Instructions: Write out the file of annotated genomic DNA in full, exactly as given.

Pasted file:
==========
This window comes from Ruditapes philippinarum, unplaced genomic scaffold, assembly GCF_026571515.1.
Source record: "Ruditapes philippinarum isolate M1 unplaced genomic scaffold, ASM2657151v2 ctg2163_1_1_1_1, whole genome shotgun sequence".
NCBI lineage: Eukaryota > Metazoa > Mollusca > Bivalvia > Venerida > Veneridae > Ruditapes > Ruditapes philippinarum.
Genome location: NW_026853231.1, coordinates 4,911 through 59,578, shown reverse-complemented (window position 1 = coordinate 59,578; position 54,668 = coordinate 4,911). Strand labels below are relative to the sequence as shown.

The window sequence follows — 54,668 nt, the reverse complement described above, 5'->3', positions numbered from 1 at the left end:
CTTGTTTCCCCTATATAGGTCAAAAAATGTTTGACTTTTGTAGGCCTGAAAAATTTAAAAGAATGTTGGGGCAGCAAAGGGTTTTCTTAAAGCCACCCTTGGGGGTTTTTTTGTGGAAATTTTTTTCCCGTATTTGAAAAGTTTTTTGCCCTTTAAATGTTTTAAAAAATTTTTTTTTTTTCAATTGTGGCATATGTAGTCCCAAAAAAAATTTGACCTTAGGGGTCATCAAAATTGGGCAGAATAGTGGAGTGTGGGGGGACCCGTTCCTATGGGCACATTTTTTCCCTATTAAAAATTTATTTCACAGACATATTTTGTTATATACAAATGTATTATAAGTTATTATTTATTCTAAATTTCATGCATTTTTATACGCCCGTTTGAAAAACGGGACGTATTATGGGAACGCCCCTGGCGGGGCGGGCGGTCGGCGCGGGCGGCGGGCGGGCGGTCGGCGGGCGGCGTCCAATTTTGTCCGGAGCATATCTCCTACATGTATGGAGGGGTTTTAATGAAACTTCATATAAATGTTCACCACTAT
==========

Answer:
This window comes from Ruditapes philippinarum, unplaced genomic scaffold, assembly GCF_026571515.1.
Source record: "Ruditapes philippinarum isolate M1 unplaced genomic scaffold, ASM2657151v2 ctg2163_1_1_1_1, whole genome shotgun sequence".
NCBI lineage: Eukaryota > Metazoa > Mollusca > Bivalvia > Venerida > Veneridae > Ruditapes > Ruditapes philippinarum.
Genome location: NW_026853231.1, coordinates 4,911 through 59,578, shown reverse-complemented (window position 1 = coordinate 59,578; position 54,668 = coordinate 4,911). Strand labels below are relative to the sequence as shown.

The window sequence follows — 54,668 nt, the reverse complement described above, 5'->3', positions numbered from 1 at the left end:
CTTGTTTCCCCTATATAGGTCAAAAAATGTTTGACTTTTGTAGGCCTGAAAAATTTAAAAGAATGTTGGGGCAGCAAAGGGTTTTCTTAAAGCCACCCTTGGGGGTTTTTTTGTGGAAATTTTTTTCCCGTATTTGAAAAGTTTTTTGCCCTTTAAATGTTTTAAAAAATTTTTTTTTTTTCAATTGTGGCATATGTAGTCCCAAAAAAAATTTGACCTTAGGGGTCATCAAAATTGGGCAGAATAGTGGAGTGTGGGGGGACCCGTTCCTATGGGCACATTTTTTCCCTATTAAAAATTTATTTCACAGACATATTTTGTTATATACAAATGTATTATAAGTTATTATTTATTCTAAATTTCATGCATTTTTATACGCCCGTTTGAAAAACGGGACGTATTATGGGAACGCCCCTGGCGGGGCGGGCGGTCGGCGCGGGCGGCGGGCGGGCGGTCGGCGGGCGGCGTCCAATTTTGTCCGGAGCATATCTCCTACATGTATGGAGGGGTTTTAATGAAACTTCATATAAATGTTCACCACTAT